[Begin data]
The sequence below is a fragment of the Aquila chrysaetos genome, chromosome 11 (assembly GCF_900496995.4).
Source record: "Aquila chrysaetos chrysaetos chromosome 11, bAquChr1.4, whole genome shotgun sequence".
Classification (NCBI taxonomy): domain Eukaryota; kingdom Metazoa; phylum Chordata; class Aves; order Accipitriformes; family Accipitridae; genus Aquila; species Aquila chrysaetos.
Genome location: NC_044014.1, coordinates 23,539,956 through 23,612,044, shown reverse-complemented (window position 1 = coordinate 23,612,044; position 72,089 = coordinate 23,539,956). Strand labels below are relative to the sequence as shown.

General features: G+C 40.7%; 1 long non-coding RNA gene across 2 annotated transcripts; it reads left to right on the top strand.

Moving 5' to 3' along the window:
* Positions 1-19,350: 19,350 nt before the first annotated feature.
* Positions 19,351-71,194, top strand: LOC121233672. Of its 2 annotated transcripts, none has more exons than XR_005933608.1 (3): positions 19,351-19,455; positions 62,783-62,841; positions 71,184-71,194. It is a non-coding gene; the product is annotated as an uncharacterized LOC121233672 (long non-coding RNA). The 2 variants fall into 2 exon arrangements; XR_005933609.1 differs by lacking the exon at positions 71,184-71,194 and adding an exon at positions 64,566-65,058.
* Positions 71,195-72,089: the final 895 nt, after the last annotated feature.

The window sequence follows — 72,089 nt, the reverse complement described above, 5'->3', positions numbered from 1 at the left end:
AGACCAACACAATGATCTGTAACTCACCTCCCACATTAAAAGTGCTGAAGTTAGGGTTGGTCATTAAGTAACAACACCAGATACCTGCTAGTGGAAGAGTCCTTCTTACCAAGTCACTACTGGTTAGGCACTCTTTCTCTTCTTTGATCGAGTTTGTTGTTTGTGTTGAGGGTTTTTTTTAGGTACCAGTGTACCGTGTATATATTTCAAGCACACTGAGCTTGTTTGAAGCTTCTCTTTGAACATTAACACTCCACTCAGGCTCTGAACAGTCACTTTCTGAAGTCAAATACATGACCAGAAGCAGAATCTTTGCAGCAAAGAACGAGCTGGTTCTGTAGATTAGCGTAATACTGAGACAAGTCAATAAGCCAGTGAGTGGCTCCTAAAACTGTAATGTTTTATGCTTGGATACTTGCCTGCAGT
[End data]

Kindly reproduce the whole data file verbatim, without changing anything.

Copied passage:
The sequence below is a fragment of the Aquila chrysaetos genome, chromosome 11 (assembly GCF_900496995.4).
Source record: "Aquila chrysaetos chrysaetos chromosome 11, bAquChr1.4, whole genome shotgun sequence".
Classification (NCBI taxonomy): domain Eukaryota; kingdom Metazoa; phylum Chordata; class Aves; order Accipitriformes; family Accipitridae; genus Aquila; species Aquila chrysaetos.
Genome location: NC_044014.1, coordinates 23,539,956 through 23,612,044, shown reverse-complemented (window position 1 = coordinate 23,612,044; position 72,089 = coordinate 23,539,956). Strand labels below are relative to the sequence as shown.

General features: G+C 40.7%; 1 long non-coding RNA gene across 2 annotated transcripts; it reads left to right on the top strand.

Moving 5' to 3' along the window:
* Positions 1-19,350: 19,350 nt before the first annotated feature.
* Positions 19,351-71,194, top strand: LOC121233672. Of its 2 annotated transcripts, none has more exons than XR_005933608.1 (3): positions 19,351-19,455; positions 62,783-62,841; positions 71,184-71,194. It is a non-coding gene; the product is annotated as an uncharacterized LOC121233672 (long non-coding RNA). The 2 variants fall into 2 exon arrangements; XR_005933609.1 differs by lacking the exon at positions 71,184-71,194 and adding an exon at positions 64,566-65,058.
* Positions 71,195-72,089: the final 895 nt, after the last annotated feature.

The window sequence follows — 72,089 nt, the reverse complement described above, 5'->3', positions numbered from 1 at the left end:
AGACCAACACAATGATCTGTAACTCACCTCCCACATTAAAAGTGCTGAAGTTAGGGTTGGTCATTAAGTAACAACACCAGATACCTGCTAGTGGAAGAGTCCTTCTTACCAAGTCACTACTGGTTAGGCACTCTTTCTCTTCTTTGATCGAGTTTGTTGTTTGTGTTGAGGGTTTTTTTTAGGTACCAGTGTACCGTGTATATATTTCAAGCACACTGAGCTTGTTTGAAGCTTCTCTTTGAACATTAACACTCCACTCAGGCTCTGAACAGTCACTTTCTGAAGTCAAATACATGACCAGAAGCAGAATCTTTGCAGCAAAGAACGAGCTGGTTCTGTAGATTAGCGTAATACTGAGACAAGTCAATAAGCCAGTGAGTGGCTCCTAAAACTGTAATGTTTTATGCTTGGATACTTGCCTGCAGT